Biles, Osaka Help Destigmatize Mental Health Struggles For Student-athletes

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Left: Simone Biles of the United States in action on the balance beam. (REUTERS/Lindsey Wasson); Right: Naomi Osaka plays in the women’s tennis third round singles during the Tokyo 2020 Olympic Summer GameS. (Credit: Yukihito Taguchi-USA TODAY Sports)

By Bernadette Starzee

The recent withdrawals for mental health reasons by gymnastics great Simone Biles from the Tokyo Olympics and tennis star Naomi Osaka from Wimbledon, the oldest tennis tournament in the world, will go a long way toward reducing the stigma of mental health concerns among student-athletes, according to professionals at Long Island universities.  

“What Biles and Osaka did was open up the opportunity to bring what is often a taboo topic to the fore, and, as a result, mental health, which is highly stigmatized in athletic communities, is becoming less so,” said Josh Altman, Ph.D., LCSW, associate director of the Student Counseling Center at Adelphi University in Garden City. “With Biles and Osaka putting their mental health first and foremost, it provided an opportunity for a conversation that sorely needed to take place.” 

College athletes, like all people, may struggle with a range of mental health issues. 

“The most common are in the areas of stress and anxiety, which can be quite debilitating, as we have seen as a string of athletes over the last few years have become more public with how their mental health struggles have impacted their performance and more importantly their overall health and well-being,” said Meredith A. Whitley, Ph.D., associate professor of Adelphi’s master’s-level Sport-Based Youth Development program and co-editor of the Journal of Sport for Development

Playing on a public stage, student-athletes may feel uncertain about how their performance will be viewed and judged by others, Whitley said. Furthermore, their performance can impact their ability to retain their scholarship, which may add to their stress level. 

College athletes have these unique stressors on top of the other stressors that their peers are dealing with, including being away from home for the first time (for students who live at college), navigating challenging academic schedules and expectations, trying to make friends, and handling romantic relationships. 

“College athletes typically had a good amount of success at the high school level and it’s a different playing field when they get to college,” Whitley said. “They may not be performing the way they have in the past and they’re adjusting to a new coach, a new team, a new culture.”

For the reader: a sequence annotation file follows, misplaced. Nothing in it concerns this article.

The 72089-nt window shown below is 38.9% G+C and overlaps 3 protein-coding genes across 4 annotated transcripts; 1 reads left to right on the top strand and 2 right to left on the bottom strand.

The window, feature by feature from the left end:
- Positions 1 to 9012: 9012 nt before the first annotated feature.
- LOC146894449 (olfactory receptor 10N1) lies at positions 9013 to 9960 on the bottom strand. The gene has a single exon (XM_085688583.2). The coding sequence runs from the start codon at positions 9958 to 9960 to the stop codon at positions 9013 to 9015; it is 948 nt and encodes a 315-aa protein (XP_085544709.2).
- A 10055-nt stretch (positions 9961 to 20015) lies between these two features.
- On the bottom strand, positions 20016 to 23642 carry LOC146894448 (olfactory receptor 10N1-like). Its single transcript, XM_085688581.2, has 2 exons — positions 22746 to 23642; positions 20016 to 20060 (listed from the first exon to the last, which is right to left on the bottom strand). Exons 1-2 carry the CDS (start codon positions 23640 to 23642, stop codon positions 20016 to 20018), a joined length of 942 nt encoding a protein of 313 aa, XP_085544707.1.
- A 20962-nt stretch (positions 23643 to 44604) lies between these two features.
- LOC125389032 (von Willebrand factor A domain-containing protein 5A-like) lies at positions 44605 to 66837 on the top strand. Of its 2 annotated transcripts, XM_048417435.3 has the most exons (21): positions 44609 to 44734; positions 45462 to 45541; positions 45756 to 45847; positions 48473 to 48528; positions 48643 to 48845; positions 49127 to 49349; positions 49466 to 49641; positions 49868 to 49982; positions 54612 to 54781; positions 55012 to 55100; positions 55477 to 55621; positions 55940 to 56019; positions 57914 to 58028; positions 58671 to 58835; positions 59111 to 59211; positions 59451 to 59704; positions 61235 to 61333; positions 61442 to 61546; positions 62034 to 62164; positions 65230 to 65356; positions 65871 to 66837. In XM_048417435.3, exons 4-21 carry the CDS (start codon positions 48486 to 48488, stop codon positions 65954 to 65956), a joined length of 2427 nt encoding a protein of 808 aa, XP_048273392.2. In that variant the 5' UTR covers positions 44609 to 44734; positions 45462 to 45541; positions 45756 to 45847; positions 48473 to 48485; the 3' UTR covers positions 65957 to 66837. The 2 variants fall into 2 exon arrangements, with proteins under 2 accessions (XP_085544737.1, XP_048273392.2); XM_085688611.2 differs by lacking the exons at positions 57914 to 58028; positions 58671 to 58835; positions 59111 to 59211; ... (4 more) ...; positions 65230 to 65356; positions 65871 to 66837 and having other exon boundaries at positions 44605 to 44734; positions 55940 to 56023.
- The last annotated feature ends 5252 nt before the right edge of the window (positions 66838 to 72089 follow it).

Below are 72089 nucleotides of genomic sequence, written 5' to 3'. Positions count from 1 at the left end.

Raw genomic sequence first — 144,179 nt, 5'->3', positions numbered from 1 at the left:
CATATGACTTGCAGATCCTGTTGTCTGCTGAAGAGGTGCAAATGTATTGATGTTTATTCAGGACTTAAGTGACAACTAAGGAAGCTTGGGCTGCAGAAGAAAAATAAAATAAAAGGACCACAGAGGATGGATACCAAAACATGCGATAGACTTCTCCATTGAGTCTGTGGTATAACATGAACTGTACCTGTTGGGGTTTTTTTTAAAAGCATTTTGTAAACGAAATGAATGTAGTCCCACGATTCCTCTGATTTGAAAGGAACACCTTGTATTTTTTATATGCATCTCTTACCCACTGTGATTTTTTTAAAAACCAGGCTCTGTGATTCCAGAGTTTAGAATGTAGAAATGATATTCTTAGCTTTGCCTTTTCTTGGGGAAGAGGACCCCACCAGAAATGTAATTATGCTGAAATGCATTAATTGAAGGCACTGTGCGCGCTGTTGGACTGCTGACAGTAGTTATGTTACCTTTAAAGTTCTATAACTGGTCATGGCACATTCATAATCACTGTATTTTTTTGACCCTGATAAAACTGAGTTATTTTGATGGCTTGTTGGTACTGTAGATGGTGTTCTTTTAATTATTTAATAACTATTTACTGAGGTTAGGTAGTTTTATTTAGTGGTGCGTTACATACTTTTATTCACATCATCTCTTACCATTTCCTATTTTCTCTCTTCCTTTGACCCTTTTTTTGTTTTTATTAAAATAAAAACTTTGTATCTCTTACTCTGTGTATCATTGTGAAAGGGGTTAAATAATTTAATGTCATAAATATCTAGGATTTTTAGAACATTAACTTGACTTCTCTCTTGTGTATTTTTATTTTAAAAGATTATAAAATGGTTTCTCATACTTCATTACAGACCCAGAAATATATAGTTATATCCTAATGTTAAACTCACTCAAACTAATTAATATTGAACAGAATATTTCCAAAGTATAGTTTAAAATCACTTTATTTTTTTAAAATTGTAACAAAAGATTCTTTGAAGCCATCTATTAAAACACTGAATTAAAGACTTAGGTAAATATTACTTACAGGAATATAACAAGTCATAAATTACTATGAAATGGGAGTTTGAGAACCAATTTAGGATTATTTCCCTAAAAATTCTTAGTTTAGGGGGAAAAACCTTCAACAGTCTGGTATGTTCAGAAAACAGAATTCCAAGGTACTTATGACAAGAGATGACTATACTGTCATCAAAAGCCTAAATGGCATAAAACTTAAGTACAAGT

College athletes were often taught from an early age that if they get injured, they need to push through the pain. 

“When they start feeling depressed or anxious, they view it through the same lens: something that needs to be pushed through,” Altman said. “We are trying to retrain them [so] that if they step back and ask for help when they need it, this will often result in better performance.” 

Colleges like Adelphi have robust mental health programs to support all students, including specialized programs for athletes.  

“We do programming around performance anxiety and self-care,” Altman said. “We meet with individual teams and coaches to destigmatize asking for help.” 

The university has 21 teams, including baseball, softball, and men’s and women’s soccer, that compete in the National Collegiate Athletic Association (NCAA) Division II.

Coaches and teammates are trained to check in on fellow teammates to see how they’re doing and on how to recognize warning signs, such as behavioral or mood changes, that could indicate a student-athlete is having a problem so they can begin a conversation. 

“Covid-19 specifically has been very challenging for student-athletes,” Altman said. “Changes in the athletic schedule resulted in student-athletes feeling more isolated (they had less sense of community because of less training), more insecure about their body image (they weren’t training as frequently), and more depressed. The Student Counseling Center is responding by doing more trainings on athlete mental health.” This will include a new support group for athletes in the fall. 

At Long Island University, the counseling team in the Center for Healthy Living provides outreach to the various sports teams. This starts with conversations in the summer. 

“We make presentations to individual teams to let them know we’re here and how they can access our services,” said William E. Martinov Jr., Ph.D., director of athletics for Long Island University in Brookville. LIU’s 34 sports teams play in NCAA Division I and include men’s football, men’s and women’s ice hockey, women’s gymnastics, and women’s fencing.

“We use the term student-athlete, and there’s a reason why student goes before athlete,” he said. “There are three goals in the athletic program: to graduate our student-athletes is the first goal. Second is to help our young people grow and fully develop as people who will go on to do great things. The third is to win, but not at the expense of the other two. When a student-athlete is in need of assistance or support, communication is key, and counselors will work with the student and the coach, all at a high level of confidentiality, to serve the best interest of the student-athlete.”  

Altman said he is hopeful that Biles’ and Osaka’s actions will lead to a “paradigmatic shift” in how athletes address their overall mental health and wellbeing. 

Biles and Osaka are true role models for understanding that self-care is of paramount importance and that mental health is inherently connected to top performance,” he said.

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